Growth in exports good. . . but diversification is key

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Kudzanai Sharara Taking Stock
Export figures released by the Reserve Bank of Zimbabwe in its 2018 Monetary Policy Statement presentation last week provide the country with every reason to celebrate but also bring to the fore food for thought.

Central bank governor Dr John Mangudya has, since the start of the country’s cash challenges, called for increased production with a bias towards exports. The governor is on record saying increasing production is the solution to resolving the country’s economic challenges of nearly two decades, and results have started to show.

In the MPS presentation, Dr Mangudya revealed that the country’s exports for the period January to November increased by 36,8 percent, to $3,4 billion from $2,5 billion realised in the same months of 2016.

The outcome speaks of the RBZ’s efforts to boost production and export earnings. Over the last couple of years, exporters have been getting incentives ranging between 2,5 and 5 percent and the latest growth in exports has been attributed to such incentives. The RBZ is determined to continue on that path with enhanced export incentives.

Said the RBZ: “Accordingly, the current export incentive scheme that is funded by bond notes shall be maintained to promote export competitiveness at the current thresholds. The scheme which was adjusted to 12,5 percent for tobacco growers starting this year shall be tweaked to 10 percent for horticulture, cotton, macadamia and gold producers.”

Further, the RBZ also increased support for tobacco and gold producers with millions of dollars now earmarked for the two export sectors. This dispensation shall also apply to deserving cotton merchants.

“In order to enhance foreign currency inflows from tobacco and gold production, the tobacco input finance facility has been increased from the $28 million disbursed in 2017 to $70 million, while the gold support facility has been increased to $150 million in 2017 from $74 million (disbursed to 255 entities) in 2016,” said Dr Mangudya.

The central bank governor said financing tobacco and gold and other exportable products and services such as horticulture, mining and tourism, using RTGS funds seated at banks, is beneficial for generating foreign exchange for the country.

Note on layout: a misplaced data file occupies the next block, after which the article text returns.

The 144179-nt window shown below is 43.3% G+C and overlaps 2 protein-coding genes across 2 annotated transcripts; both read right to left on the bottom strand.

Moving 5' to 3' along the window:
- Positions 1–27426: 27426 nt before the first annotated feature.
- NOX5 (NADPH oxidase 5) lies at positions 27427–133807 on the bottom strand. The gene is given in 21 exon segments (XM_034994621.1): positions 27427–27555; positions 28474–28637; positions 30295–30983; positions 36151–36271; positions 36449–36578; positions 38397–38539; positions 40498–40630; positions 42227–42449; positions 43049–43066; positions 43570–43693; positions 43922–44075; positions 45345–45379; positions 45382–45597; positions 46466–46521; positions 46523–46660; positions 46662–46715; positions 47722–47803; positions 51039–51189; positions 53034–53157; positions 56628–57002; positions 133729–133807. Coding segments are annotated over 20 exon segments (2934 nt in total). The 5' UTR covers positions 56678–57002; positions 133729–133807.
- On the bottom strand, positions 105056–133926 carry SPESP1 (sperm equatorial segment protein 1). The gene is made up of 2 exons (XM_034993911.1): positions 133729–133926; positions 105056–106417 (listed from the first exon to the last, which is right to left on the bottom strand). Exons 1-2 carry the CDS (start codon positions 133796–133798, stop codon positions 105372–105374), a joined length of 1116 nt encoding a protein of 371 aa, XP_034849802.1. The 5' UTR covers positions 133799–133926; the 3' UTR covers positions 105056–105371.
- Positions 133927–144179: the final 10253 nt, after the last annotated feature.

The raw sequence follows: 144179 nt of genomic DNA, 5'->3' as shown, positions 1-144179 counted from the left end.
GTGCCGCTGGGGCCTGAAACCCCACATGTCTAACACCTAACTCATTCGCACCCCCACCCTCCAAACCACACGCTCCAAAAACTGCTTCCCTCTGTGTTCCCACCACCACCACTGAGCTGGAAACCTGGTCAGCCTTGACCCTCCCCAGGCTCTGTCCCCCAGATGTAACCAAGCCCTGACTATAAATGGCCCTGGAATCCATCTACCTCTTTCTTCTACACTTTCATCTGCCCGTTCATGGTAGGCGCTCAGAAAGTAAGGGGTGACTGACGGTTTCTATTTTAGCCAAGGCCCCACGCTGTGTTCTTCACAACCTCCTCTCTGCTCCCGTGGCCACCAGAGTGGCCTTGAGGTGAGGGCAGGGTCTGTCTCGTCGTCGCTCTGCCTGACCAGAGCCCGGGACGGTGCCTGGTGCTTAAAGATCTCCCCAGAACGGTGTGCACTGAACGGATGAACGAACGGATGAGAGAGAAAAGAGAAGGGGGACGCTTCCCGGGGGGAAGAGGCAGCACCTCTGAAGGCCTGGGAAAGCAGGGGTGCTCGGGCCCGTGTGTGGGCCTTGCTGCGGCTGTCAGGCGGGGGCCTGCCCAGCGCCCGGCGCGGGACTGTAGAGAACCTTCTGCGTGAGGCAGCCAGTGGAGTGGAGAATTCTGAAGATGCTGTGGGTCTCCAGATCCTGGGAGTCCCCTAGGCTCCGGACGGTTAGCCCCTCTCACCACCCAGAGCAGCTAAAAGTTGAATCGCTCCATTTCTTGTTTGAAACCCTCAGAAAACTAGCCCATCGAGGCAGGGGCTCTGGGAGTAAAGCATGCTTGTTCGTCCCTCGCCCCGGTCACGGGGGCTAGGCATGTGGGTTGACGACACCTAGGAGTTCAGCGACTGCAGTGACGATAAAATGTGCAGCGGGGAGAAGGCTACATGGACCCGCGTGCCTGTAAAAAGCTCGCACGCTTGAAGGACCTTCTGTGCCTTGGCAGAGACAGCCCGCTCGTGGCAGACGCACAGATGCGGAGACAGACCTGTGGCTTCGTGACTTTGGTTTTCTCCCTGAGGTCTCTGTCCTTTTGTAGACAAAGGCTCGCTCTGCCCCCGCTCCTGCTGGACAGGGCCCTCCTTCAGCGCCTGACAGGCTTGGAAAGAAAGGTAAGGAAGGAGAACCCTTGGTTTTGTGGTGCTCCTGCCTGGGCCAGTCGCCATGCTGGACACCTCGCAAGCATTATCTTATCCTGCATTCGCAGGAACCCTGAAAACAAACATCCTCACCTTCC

However, the RBZ’s export figures also indicate areas of concern.

The figures reveal that despite the bright rays of sunlight that have dawned, brighter days are yet to come and more work still needs to be done.

Of the $3,4 billion export proceeds, 80 percent was attributed to exports of commodities such as gold, flue-cured tobacco, nickel (mattes, ores & concentrates) ferrochrome and diamonds. Most of these commodities are further exported to their final destination by South Africa, which means Zimbabwe is exporting most of these commodities in their raw form.

While there is nothing wrong in exporting commodities, there is risk that demand and prices for such might fall, resulting in reduced export earnings. This has happened before and there is every reason for the country to accelerate efforts to resuscitate and grow other industries.

The 2003−2011 commodity price boom drove up export revenues and, generally, economic growth rates for many resource-rich countries, but this trend has either slowed down or has been reversed since global commodity prices stabilised at a lower level. Nigeria bore the brunt of over-relying on oil revenues amid volatile global oil prices. The proceeds from Nigeria’s oil and gas industry comprised 38,77 percent of its nominal GDP and generated 76,26 percent of the country’s overall government revenues in the first quarter of 2013. However after the collapse of oil prices, Nigeria has been facing challenges with export earnings having been reduced significantly.

Nigeria’s experience brings to light the importance of investing in other sectors of the economy, particularly manufacturing and other value-adding industries.

According to a UNCTAD report, commodity-dependent developing countries, such as Zimbabwe, need to boost efforts to diversify their economies.

The report calls for policies that prioritise diversification, expanding the links between the commodity sector and the national economy, adopting countercyclical expenditure policies which build commodity revenue buffers during price upswings to use them during downswings, adding value to raw commodities, and investing in social protection, health and education.

This is a discussion that Zimbabwe must now have and formulate policies that will enhance export diversification. By reducing the weight of commodities in its export basket, Zimbabwe can contain the negative impacts of commodity price volatility on its economy and promote sustainable growth.

This can significantly reduce the vulnerability of the national economy to commodity price shocks, thus strengthening resilience.

Instead of focusing more on providing fiscal incentives to the primary sector, the RBZ should instead grant such incentives to new enterprises that can help diversify the country’s economic base away from the production and export of commodities.

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